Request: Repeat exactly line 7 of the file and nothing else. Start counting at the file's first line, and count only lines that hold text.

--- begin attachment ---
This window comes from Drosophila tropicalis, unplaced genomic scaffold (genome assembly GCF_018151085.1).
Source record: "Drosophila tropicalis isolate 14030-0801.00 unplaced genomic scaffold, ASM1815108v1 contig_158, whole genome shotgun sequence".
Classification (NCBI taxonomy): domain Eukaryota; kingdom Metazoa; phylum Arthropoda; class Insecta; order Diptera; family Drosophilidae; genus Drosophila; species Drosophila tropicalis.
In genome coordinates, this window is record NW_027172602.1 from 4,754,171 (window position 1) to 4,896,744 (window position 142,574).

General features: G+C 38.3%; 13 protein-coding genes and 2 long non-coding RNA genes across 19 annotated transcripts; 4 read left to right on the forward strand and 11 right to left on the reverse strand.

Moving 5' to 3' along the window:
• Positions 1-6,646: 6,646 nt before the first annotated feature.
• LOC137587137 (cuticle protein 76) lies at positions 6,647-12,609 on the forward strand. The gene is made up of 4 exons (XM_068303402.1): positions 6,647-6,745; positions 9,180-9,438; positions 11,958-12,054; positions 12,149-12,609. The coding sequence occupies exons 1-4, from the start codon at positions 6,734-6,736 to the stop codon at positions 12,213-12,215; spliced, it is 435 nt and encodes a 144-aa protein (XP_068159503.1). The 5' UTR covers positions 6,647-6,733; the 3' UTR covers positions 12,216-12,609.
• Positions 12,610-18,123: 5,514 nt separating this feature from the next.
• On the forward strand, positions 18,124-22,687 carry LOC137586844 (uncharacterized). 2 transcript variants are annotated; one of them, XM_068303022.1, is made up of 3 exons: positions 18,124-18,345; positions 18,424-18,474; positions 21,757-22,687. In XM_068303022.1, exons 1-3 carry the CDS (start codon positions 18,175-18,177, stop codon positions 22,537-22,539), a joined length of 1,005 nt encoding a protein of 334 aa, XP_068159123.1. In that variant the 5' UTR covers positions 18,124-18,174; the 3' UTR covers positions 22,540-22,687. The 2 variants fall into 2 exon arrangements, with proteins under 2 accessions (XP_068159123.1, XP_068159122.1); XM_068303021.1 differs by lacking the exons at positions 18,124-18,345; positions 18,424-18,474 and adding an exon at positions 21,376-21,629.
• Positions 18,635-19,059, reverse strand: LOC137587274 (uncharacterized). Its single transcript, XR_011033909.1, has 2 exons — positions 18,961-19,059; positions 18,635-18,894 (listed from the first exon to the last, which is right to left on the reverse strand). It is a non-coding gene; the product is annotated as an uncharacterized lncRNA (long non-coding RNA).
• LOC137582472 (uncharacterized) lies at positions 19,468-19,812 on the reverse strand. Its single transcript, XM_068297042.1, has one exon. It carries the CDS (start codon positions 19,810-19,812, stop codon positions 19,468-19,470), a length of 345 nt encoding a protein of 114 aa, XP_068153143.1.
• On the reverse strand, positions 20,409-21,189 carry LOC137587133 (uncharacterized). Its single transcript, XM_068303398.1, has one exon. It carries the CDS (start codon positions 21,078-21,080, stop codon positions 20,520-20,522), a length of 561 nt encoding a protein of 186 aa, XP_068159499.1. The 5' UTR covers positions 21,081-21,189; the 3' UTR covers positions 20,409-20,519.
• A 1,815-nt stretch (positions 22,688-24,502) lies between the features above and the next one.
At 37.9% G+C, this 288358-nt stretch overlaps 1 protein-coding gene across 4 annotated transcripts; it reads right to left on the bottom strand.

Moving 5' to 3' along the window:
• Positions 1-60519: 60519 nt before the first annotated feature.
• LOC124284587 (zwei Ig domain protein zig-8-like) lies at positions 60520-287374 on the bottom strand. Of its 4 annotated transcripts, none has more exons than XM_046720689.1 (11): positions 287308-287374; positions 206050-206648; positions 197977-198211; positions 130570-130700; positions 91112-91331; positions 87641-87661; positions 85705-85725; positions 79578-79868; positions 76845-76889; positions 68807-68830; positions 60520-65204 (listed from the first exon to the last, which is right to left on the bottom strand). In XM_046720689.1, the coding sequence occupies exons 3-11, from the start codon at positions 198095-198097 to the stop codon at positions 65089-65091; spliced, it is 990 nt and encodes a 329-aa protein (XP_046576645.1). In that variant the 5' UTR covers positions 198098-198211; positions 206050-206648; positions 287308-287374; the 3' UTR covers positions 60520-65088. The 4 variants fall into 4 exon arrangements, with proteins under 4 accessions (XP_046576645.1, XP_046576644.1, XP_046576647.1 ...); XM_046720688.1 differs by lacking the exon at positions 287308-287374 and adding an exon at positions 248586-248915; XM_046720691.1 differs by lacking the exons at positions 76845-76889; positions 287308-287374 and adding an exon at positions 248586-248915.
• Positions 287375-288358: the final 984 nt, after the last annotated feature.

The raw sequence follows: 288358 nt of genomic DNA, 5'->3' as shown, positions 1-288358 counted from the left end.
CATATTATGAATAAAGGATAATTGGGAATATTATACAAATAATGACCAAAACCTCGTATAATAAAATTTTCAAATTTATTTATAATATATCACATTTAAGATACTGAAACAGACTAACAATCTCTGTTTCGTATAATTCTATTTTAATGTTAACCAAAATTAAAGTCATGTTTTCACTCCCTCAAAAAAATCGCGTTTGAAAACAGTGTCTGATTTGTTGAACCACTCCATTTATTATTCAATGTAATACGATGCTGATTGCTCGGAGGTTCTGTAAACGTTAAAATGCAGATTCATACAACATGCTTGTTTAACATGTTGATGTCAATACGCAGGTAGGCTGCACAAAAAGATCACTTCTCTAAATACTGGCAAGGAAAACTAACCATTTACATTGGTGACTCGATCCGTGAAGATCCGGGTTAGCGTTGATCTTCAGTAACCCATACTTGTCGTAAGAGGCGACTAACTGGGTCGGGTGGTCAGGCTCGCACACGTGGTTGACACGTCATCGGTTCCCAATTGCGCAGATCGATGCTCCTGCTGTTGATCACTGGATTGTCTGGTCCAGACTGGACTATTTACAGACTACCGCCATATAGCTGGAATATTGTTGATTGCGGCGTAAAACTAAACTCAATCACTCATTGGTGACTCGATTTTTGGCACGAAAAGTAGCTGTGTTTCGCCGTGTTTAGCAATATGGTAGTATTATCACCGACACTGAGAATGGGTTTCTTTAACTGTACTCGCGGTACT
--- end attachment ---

• Positions 1-6,646: 6,646 nt before the first annotated feature.